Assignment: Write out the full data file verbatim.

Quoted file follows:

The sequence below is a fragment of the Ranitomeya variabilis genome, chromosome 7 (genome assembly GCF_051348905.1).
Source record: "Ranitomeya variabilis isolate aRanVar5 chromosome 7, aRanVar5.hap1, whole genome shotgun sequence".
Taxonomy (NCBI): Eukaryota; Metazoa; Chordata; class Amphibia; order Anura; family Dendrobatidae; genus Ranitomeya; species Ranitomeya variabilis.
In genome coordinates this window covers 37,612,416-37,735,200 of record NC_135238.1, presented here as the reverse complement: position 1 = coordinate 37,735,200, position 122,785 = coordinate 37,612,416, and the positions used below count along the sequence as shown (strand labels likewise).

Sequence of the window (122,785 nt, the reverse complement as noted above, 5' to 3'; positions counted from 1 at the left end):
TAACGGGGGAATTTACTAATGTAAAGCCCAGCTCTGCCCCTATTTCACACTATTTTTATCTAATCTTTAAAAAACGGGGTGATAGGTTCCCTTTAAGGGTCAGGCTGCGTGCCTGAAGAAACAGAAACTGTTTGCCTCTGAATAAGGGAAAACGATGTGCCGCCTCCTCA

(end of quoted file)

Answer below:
The sequence below is a fragment of the Ranitomeya variabilis genome, chromosome 7 (genome assembly GCF_051348905.1).
Source record: "Ranitomeya variabilis isolate aRanVar5 chromosome 7, aRanVar5.hap1, whole genome shotgun sequence".
Taxonomy (NCBI): Eukaryota; Metazoa; Chordata; class Amphibia; order Anura; family Dendrobatidae; genus Ranitomeya; species Ranitomeya variabilis.
In genome coordinates this window covers 37,612,416-37,735,200 of record NC_135238.1, presented here as the reverse complement: position 1 = coordinate 37,735,200, position 122,785 = coordinate 37,612,416, and the positions used below count along the sequence as shown (strand labels likewise).

Sequence of the window (122,785 nt, the reverse complement as noted above, 5' to 3'; positions counted from 1 at the left end):
TAACGGGGGAATTTACTAATGTAAAGCCCAGCTCTGCCCCTATTTCACACTATTTTTATCTAATCTTTAAAAAACGGGGTGATAGGTTCCCTTTAAGGGTCAGGCTGCGTGCCTGAAGAAACAGAAACTGTTTGCCTCTGAATAAGGGAAAACGATGTGCCGCCTCCTCA